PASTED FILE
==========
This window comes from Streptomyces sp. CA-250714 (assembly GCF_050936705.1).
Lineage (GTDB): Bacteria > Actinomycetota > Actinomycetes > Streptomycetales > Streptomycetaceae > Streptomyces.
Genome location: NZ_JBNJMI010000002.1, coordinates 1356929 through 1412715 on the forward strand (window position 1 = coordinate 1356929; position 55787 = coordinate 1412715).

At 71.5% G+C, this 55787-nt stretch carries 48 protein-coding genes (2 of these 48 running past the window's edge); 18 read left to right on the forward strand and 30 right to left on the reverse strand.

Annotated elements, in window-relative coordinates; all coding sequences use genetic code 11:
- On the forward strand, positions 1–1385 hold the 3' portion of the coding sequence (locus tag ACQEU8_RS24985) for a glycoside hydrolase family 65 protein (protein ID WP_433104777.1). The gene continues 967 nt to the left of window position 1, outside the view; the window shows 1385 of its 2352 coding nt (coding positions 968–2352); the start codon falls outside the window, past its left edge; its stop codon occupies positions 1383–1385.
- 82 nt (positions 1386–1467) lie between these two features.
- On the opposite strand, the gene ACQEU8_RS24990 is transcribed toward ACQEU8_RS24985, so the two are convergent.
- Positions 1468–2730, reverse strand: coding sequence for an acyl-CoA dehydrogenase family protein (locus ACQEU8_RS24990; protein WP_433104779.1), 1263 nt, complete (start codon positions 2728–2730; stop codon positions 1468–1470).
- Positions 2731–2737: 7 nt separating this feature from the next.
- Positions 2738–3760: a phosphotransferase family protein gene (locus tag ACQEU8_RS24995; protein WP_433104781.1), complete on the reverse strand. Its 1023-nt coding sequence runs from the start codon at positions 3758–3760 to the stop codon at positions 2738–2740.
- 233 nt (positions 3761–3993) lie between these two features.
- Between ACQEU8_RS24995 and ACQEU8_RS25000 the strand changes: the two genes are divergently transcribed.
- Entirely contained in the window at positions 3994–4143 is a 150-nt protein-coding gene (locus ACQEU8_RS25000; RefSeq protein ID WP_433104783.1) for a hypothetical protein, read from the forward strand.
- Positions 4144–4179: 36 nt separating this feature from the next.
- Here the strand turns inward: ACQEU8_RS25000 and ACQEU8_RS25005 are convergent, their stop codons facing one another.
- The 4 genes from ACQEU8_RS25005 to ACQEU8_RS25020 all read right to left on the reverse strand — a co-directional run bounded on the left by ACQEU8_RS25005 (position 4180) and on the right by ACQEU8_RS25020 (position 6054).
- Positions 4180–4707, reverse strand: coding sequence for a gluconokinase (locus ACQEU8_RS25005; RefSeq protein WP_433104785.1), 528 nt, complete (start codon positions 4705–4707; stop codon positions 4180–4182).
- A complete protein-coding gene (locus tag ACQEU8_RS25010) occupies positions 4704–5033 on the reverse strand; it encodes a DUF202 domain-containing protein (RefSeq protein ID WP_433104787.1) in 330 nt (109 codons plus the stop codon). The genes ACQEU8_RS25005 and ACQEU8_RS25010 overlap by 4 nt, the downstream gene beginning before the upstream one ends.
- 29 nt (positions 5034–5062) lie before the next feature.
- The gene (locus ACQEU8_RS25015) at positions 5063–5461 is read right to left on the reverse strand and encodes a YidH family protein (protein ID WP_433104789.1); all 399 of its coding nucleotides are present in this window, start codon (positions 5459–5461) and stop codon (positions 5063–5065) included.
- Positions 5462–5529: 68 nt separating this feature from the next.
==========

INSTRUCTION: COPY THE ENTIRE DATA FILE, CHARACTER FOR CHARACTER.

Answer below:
This window comes from Streptomyces sp. CA-250714 (assembly GCF_050936705.1).
Lineage (GTDB): Bacteria > Actinomycetota > Actinomycetes > Streptomycetales > Streptomycetaceae > Streptomyces.
Genome location: NZ_JBNJMI010000002.1, coordinates 1356929 through 1412715 on the forward strand (window position 1 = coordinate 1356929; position 55787 = coordinate 1412715).

At 71.5% G+C, this 55787-nt stretch carries 48 protein-coding genes (2 of these 48 running past the window's edge); 18 read left to right on the forward strand and 30 right to left on the reverse strand.

Annotated elements, in window-relative coordinates; all coding sequences use genetic code 11:
- On the forward strand, positions 1–1385 hold the 3' portion of the coding sequence (locus tag ACQEU8_RS24985) for a glycoside hydrolase family 65 protein (protein ID WP_433104777.1). The gene continues 967 nt to the left of window position 1, outside the view; the window shows 1385 of its 2352 coding nt (coding positions 968–2352); the start codon falls outside the window, past its left edge; its stop codon occupies positions 1383–1385.
- 82 nt (positions 1386–1467) lie between these two features.
- On the opposite strand, the gene ACQEU8_RS24990 is transcribed toward ACQEU8_RS24985, so the two are convergent.
- Positions 1468–2730, reverse strand: coding sequence for an acyl-CoA dehydrogenase family protein (locus ACQEU8_RS24990; protein WP_433104779.1), 1263 nt, complete (start codon positions 2728–2730; stop codon positions 1468–1470).
- Positions 2731–2737: 7 nt separating this feature from the next.
- Positions 2738–3760: a phosphotransferase family protein gene (locus tag ACQEU8_RS24995; protein WP_433104781.1), complete on the reverse strand. Its 1023-nt coding sequence runs from the start codon at positions 3758–3760 to the stop codon at positions 2738–2740.
- 233 nt (positions 3761–3993) lie between these two features.
- Between ACQEU8_RS24995 and ACQEU8_RS25000 the strand changes: the two genes are divergently transcribed.
- Entirely contained in the window at positions 3994–4143 is a 150-nt protein-coding gene (locus ACQEU8_RS25000; RefSeq protein ID WP_433104783.1) for a hypothetical protein, read from the forward strand.
- Positions 4144–4179: 36 nt separating this feature from the next.
- Here the strand turns inward: ACQEU8_RS25000 and ACQEU8_RS25005 are convergent, their stop codons facing one another.
- The 4 genes from ACQEU8_RS25005 to ACQEU8_RS25020 all read right to left on the reverse strand — a co-directional run bounded on the left by ACQEU8_RS25005 (position 4180) and on the right by ACQEU8_RS25020 (position 6054).
- Positions 4180–4707, reverse strand: coding sequence for a gluconokinase (locus ACQEU8_RS25005; RefSeq protein WP_433104785.1), 528 nt, complete (start codon positions 4705–4707; stop codon positions 4180–4182).
- A complete protein-coding gene (locus tag ACQEU8_RS25010) occupies positions 4704–5033 on the reverse strand; it encodes a DUF202 domain-containing protein (RefSeq protein ID WP_433104787.1) in 330 nt (109 codons plus the stop codon). The genes ACQEU8_RS25005 and ACQEU8_RS25010 overlap by 4 nt, the downstream gene beginning before the upstream one ends.
- 29 nt (positions 5034–5062) lie before the next feature.
- The gene (locus ACQEU8_RS25015) at positions 5063–5461 is read right to left on the reverse strand and encodes a YidH family protein (protein ID WP_433104789.1); all 399 of its coding nucleotides are present in this window, start codon (positions 5459–5461) and stop codon (positions 5063–5065) included.
- Positions 5462–5529: 68 nt separating this feature from the next.